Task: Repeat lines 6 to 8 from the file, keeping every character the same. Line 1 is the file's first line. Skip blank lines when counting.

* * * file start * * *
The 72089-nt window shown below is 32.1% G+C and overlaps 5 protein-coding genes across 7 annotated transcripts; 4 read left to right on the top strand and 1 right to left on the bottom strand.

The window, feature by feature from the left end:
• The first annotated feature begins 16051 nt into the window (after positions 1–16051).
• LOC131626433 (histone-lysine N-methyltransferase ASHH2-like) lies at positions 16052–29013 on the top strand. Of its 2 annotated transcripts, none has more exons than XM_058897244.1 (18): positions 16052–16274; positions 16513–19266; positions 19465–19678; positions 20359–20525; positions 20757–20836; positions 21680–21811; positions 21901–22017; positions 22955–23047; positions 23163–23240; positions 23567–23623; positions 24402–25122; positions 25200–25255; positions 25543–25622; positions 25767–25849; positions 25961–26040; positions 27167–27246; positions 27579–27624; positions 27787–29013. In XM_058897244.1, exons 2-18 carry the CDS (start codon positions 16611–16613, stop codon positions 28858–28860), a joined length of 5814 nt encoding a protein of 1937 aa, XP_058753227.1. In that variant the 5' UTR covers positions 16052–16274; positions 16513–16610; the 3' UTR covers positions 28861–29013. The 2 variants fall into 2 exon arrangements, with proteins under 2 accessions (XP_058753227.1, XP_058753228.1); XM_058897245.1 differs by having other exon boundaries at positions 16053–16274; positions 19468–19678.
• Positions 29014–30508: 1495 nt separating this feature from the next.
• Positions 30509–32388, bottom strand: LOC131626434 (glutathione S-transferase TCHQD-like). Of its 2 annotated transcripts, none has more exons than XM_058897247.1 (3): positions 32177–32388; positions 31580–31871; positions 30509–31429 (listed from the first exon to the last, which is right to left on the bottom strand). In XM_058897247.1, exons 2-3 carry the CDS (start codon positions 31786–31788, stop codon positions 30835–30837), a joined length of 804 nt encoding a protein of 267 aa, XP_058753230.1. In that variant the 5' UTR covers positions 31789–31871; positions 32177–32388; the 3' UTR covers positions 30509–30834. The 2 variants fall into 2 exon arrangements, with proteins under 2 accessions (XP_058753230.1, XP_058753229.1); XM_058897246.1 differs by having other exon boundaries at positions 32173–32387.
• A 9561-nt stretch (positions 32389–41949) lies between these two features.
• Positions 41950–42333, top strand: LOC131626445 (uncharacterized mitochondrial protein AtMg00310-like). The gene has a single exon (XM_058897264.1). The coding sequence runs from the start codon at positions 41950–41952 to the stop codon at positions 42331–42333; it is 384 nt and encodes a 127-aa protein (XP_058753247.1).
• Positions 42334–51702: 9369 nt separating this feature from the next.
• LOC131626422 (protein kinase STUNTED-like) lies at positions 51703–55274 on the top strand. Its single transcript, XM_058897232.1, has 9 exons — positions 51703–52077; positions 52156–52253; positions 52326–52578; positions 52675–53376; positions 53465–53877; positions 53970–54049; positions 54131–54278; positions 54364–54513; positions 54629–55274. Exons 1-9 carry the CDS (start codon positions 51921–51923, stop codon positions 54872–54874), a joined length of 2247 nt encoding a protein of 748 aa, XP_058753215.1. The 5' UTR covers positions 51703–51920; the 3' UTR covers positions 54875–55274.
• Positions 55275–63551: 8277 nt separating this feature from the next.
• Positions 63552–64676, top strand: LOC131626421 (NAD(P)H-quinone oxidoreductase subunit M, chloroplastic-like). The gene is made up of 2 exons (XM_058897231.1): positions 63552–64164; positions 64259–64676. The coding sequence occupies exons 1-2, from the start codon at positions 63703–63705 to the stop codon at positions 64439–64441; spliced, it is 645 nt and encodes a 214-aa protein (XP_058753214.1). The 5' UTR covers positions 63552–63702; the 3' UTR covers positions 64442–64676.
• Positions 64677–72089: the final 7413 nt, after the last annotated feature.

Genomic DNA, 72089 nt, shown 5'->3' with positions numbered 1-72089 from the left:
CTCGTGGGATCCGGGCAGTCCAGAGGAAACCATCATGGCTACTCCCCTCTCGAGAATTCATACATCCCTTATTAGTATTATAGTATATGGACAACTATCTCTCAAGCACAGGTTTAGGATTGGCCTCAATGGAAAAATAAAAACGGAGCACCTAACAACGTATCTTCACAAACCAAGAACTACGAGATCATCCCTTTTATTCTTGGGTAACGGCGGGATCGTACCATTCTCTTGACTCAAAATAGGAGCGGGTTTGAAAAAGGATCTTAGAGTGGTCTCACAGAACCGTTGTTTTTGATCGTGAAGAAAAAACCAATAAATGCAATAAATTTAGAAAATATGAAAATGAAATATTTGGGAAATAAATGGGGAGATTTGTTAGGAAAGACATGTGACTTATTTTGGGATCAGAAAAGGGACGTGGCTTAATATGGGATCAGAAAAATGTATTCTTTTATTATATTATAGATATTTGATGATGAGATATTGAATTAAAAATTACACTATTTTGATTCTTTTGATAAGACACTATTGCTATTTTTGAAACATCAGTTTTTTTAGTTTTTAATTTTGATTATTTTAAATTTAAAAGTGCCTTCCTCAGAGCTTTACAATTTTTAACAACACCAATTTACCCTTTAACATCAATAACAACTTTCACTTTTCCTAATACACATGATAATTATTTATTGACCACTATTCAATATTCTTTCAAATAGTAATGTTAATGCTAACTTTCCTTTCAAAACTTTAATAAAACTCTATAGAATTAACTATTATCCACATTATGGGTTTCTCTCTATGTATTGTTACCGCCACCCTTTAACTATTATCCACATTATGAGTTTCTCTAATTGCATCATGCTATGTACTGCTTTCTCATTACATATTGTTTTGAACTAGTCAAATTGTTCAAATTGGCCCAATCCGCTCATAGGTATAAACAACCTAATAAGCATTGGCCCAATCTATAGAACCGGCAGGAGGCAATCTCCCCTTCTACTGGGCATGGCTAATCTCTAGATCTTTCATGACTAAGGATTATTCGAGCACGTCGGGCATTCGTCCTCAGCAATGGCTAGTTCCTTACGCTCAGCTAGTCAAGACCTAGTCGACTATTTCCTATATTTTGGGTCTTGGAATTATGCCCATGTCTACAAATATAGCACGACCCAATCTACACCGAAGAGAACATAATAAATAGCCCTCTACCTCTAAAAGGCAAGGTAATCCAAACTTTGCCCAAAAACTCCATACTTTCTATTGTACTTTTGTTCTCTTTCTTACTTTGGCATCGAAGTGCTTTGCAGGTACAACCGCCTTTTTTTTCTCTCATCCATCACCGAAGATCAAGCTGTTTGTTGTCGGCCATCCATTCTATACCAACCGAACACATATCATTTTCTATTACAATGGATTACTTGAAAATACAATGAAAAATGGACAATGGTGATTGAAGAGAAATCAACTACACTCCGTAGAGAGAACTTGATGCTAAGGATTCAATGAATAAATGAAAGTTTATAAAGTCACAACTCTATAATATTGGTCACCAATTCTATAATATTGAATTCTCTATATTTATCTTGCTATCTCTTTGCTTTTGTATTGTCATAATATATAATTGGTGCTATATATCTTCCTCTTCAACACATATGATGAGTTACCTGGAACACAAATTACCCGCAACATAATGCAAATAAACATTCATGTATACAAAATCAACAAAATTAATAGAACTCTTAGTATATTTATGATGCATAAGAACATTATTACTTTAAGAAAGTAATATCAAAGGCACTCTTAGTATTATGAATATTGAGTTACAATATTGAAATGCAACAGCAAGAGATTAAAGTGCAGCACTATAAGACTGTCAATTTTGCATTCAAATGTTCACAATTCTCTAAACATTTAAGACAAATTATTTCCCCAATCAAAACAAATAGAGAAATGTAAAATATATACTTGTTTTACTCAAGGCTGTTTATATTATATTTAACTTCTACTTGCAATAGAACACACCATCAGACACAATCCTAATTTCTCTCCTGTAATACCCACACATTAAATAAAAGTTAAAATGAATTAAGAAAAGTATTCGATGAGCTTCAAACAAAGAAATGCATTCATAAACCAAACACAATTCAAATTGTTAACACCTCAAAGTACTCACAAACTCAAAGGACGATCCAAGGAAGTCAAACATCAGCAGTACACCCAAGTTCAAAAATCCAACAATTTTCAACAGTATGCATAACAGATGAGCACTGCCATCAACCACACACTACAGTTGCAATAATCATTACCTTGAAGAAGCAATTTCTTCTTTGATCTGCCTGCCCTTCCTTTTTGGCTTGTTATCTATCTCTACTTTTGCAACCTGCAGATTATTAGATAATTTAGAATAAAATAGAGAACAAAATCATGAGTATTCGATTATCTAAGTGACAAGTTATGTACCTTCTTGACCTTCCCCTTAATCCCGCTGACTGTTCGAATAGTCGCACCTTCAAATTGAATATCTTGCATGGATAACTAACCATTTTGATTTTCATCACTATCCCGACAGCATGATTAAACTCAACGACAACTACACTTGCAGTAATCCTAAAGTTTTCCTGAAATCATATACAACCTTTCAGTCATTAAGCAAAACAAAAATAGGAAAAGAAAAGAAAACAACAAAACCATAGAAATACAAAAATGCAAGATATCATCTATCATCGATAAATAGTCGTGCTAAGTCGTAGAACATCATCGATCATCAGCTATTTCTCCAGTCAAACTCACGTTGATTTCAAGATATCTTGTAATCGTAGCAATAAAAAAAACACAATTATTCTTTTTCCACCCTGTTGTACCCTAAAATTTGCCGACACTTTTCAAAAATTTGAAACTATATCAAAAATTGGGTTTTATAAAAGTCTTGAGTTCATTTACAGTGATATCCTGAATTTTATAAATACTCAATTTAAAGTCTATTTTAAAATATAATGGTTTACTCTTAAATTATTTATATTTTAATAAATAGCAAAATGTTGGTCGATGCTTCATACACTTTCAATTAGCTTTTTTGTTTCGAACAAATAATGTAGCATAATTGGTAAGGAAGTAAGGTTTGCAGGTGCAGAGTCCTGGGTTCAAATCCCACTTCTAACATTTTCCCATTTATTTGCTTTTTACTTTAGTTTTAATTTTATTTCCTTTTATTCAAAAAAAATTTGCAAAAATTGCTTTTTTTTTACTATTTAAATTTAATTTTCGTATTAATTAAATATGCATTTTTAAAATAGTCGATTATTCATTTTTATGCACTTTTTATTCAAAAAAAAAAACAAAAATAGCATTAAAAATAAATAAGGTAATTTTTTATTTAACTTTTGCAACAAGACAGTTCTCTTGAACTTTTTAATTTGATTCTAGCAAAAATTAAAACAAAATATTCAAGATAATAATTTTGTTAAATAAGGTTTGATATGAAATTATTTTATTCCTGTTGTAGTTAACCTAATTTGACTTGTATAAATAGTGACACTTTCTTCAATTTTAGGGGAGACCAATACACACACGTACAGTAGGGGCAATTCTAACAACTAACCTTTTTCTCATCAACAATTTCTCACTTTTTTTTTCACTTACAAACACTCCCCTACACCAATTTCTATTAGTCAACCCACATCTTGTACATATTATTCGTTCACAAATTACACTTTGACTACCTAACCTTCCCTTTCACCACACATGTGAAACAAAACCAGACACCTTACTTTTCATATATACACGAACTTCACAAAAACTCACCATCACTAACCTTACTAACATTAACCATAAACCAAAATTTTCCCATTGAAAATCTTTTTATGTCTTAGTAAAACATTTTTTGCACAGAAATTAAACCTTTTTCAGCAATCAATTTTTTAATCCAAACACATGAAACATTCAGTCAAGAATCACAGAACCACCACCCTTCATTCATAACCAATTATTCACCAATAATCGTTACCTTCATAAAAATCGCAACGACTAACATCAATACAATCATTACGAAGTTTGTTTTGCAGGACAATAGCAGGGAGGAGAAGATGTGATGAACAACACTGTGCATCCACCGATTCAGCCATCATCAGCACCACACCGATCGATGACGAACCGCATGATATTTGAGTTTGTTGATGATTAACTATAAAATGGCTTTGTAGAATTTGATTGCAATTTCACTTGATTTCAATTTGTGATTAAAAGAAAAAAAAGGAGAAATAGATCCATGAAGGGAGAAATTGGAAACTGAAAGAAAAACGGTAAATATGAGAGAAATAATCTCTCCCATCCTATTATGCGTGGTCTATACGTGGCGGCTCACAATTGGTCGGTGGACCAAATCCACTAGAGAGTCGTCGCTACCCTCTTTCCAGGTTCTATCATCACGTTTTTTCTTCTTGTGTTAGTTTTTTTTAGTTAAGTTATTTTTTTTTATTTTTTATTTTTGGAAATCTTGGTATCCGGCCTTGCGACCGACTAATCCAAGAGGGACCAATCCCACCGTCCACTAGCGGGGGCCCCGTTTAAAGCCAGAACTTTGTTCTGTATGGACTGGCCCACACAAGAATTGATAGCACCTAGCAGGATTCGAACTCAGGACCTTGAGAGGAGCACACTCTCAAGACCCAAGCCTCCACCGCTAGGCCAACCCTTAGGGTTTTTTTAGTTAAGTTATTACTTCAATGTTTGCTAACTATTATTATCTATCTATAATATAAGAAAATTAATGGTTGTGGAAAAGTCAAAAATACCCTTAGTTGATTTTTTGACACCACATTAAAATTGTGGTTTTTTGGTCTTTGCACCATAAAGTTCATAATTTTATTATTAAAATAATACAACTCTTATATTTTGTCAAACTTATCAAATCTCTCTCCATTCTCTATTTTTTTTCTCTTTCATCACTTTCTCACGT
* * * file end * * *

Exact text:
• Positions 30509–32388, bottom strand: LOC131626434 (glutathione S-transferase TCHQD-like). Of its 2 annotated transcripts, none has more exons than XM_058897247.1 (3): positions 32177–32388; positions 31580–31871; positions 30509–31429 (listed from the first exon to the last, which is right to left on the bottom strand). In XM_058897247.1, exons 2-3 carry the CDS (start codon positions 31786–31788, stop codon positions 30835–30837), a joined length of 804 nt encoding a protein of 267 aa, XP_058753230.1. In that variant the 5' UTR covers positions 31789–31871; positions 32177–32388; the 3' UTR covers positions 30509–30834. The 2 variants fall into 2 exon arrangements, with proteins under 2 accessions (XP_058753230.1, XP_058753229.1); XM_058897246.1 differs by having other exon boundaries at positions 32173–32387.
• A 9561-nt stretch (positions 32389–41949) lies between these two features.
• Positions 41950–42333, top strand: LOC131626445 (uncharacterized mitochondrial protein AtMg00310-like). The gene has a single exon (XM_058897264.1). The coding sequence runs from the start codon at positions 41950–41952 to the stop codon at positions 42331–42333; it is 384 nt and encodes a 127-aa protein (XP_058753247.1).